Official Corruption Weighing Down Mexican Society

AZ Daily Star, December 24, 2014 | Go to article overview

Official Corruption Weighing Down Mexican Society


The following editorial appears on Bloomberg View:

With a doctorate from the Massachusetts Institute of Technology and a spot on one of those ubiquitous lists of "leading global thinkers," Mexican Finance Minister Luis Videgaray is just the kind of technocrat to bring the country the radical economic reform it needs.

He's also financially entangled with a businessman who does hundreds of millions of dollars in business with the government.

Sadly, he isn't an anomaly. Mexico's ruling caste is seriously and systematically compromised by shady dealings. It's part of a wider failure of governance -- exemplifying the kind of corruption that's inciting more and more Mexicans to protest indifferent public institutions, police who kill rather than protect, and clubby technocrats who pursue economic reforms but put themselves above the rules.

Proposals to address the problem have stalled. They need to be revived. Otherwise, Mexico's political stability and efforts to modernize its economy are at risk.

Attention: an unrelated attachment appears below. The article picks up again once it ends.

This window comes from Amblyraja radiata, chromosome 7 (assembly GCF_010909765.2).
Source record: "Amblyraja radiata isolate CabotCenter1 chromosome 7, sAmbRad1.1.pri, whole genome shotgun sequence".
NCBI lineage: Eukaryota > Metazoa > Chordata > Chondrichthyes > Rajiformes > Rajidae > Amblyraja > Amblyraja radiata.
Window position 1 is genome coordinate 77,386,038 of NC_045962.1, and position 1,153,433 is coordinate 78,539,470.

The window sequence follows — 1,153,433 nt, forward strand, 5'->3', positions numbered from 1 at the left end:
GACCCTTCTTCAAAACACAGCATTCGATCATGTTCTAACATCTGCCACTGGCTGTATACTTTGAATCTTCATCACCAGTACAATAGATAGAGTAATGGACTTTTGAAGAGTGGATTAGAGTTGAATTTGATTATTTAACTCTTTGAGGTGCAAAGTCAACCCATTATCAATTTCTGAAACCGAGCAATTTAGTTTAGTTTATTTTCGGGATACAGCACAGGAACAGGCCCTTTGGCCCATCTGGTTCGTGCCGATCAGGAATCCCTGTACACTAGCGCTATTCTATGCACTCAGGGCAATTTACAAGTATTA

Videgaray bought a luxury home from Juan Armando Hinojosa, a builder with close ties to the minister and to President Enrique Pena Nieto. Hinojosa, whose companies rely on government contracts, helped finance the purchase as well. News of the arrangement followed revelations that Pena Nieto's wife had also bought a $7 million mansion on credit from Hinojosa. In the ensuing uproar, the government canceled a $3.7 billion high-speed-train contract awarded to a consortium that included the builder.

Even as Mexico's economy has opened up, its score on Transparency International's Corruption Perceptions Index has barely changed, and its ranking lags behind that of many other Latin American nations. In 2013, more than 90 percent of Mexicans said that corruption either grew or stayed the same over the last two years.

No major Mexican politician has ever been convicted of corruption. Charges against "Mr. 10 Percent" -- the nickname given to Raul Salinas, brother of ex-president Carlos Salinas -- have just been dropped, after the case had dragged on for two decades. …

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